Westchester YA Authors Remember Their Fondest Moments

From blunders to flatteries, County teen genre authors explain their best memories



"The most embarrassing thing that ever happened to me was during a Scholastic broadcast when my mind went blank and I forgot the word 'snail.' I then treated thousands of young students to my impersonation of a slimy tentacled marine creature sticking its head out of a shell. None of my fellow 39 Clues authors have let me forget it."—Judy Blundell

"When I visited a parochial school in lower Westchester a couple of years ago, I showed the students a book I wrote when I was five, about a kid whose robot smoked a pipe. Afterwards, a younger boy with a quizzical expression on his face asked to see my book 'about the robot who smoked pot.' I had to correct him—fast." —Barbara Dee

" I had just given a reading at this bookstore in Northern California and my friend came with me to the bathroom because I had a necklace that was tangled in my hair. She thought it would be easier if we went in the restroom and she got it out there. It was a single bathroom, so, when we came out, there were several teenagers waiting outside. I felt a little embarrassed that we caused this line, so I apologized for taking so much time in the bathroom. And they all said, 'We don’t need to use the bathroom. We were waiting for you.' They wanted to tell me how much the loved my book and they wanted to ask me questions about what it was like to write. I was thrilled—my first fans!" —Patricia Dunn

"The funniest thing that’s ever happened to me was during a visit to Poudre High School in Colorado. I had a giant movie-sized poster of my Bloodspell book cover with me, and one of the students in the session asked if I was the model on the cover of the book. I was quite flattered, but of course, it’s not me. Darn it."—Amalie Howard

"I had two funny things happen. At a recent middle-school visit, I was talking to the kids about the research behind Trafficked and I looked down and saw my shirt was inside out. All the horrors of middle school came back to me. I tried to cover the side tag with my hand, but it was too obvious. Then, at a panel with Nova Ren Suma and Jennifer Castle, a middle-aged guy sits right up at the front and says to us, 'You don’t mind if I eat my soup, do you?' We looked at each other, slightly weirded out, and said no. For the entire time we were reading and answering questions, he was slurping these big noodles out of his soup. So distracting, but hilarious, too." —Kim Purcell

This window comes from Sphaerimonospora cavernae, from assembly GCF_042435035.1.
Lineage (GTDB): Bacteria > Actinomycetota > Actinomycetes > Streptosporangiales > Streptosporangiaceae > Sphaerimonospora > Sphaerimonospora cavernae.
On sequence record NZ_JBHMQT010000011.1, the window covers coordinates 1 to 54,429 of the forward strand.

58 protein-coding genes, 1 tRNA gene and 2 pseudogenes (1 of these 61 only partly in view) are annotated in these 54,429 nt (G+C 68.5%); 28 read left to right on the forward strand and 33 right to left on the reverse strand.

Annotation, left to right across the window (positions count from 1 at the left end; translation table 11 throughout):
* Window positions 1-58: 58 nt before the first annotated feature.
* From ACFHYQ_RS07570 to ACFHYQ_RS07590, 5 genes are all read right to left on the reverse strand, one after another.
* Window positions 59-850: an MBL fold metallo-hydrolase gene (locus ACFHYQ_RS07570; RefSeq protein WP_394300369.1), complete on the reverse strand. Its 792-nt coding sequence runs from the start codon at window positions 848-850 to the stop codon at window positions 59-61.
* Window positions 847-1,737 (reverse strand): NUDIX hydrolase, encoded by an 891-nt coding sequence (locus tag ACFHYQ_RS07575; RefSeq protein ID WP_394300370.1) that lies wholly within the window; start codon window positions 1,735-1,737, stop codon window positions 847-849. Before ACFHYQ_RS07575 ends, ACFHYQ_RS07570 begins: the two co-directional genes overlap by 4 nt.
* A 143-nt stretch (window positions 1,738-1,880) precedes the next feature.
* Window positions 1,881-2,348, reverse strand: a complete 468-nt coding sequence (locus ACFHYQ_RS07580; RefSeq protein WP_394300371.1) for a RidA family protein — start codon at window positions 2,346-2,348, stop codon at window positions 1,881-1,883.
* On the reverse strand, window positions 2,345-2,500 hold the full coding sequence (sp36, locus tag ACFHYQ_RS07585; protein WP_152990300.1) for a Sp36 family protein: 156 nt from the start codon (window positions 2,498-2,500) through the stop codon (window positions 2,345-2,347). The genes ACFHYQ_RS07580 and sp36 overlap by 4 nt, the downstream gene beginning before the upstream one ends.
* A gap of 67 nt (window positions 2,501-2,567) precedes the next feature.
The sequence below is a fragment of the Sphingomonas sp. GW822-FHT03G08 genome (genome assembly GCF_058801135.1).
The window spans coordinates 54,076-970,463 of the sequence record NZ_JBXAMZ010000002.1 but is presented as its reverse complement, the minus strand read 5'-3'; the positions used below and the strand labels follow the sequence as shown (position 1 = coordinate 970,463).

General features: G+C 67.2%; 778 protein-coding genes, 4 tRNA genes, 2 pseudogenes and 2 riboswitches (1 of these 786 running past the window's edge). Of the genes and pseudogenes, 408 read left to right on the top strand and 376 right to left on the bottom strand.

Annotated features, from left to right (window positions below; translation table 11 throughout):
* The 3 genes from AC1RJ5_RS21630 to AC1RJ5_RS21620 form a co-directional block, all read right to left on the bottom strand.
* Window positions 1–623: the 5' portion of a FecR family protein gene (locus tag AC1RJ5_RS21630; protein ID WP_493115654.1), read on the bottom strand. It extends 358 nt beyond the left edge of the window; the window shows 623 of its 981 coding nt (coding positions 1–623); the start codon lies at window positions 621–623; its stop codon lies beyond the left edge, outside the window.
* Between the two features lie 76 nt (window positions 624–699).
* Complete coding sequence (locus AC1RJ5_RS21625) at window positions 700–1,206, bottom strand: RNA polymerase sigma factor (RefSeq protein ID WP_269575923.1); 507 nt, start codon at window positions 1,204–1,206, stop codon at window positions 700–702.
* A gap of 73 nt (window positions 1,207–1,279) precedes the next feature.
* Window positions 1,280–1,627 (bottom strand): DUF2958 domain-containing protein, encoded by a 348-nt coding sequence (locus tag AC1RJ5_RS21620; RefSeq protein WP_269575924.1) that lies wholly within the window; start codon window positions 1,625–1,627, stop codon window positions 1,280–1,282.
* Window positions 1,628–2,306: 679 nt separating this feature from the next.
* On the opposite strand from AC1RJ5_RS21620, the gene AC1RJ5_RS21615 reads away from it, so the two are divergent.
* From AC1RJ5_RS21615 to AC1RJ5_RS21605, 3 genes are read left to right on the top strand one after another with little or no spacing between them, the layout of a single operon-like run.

"When I was in Richmond, Virginia, I did a workshop along with a book signing, and a major rock star came to it, because he had read my book and loved it. We became friends!" —Léna Roy

"There have been so many. Once in Portland, Maine, the microphone I was speaking into was picking up the Rolling Stones from a local radio station. Every time I paused for a breath, the kids heard 'Let’s Spend the Night Together.' Another time, just before I was supposed to go on stage, I made a quick detour to the men’s room. Only I forgot to turn off the wireless mike." —Todd Strasser

» Click here to read as these authors discuss their inspirations,
   challenges, and the secrets to writing for the teen scene
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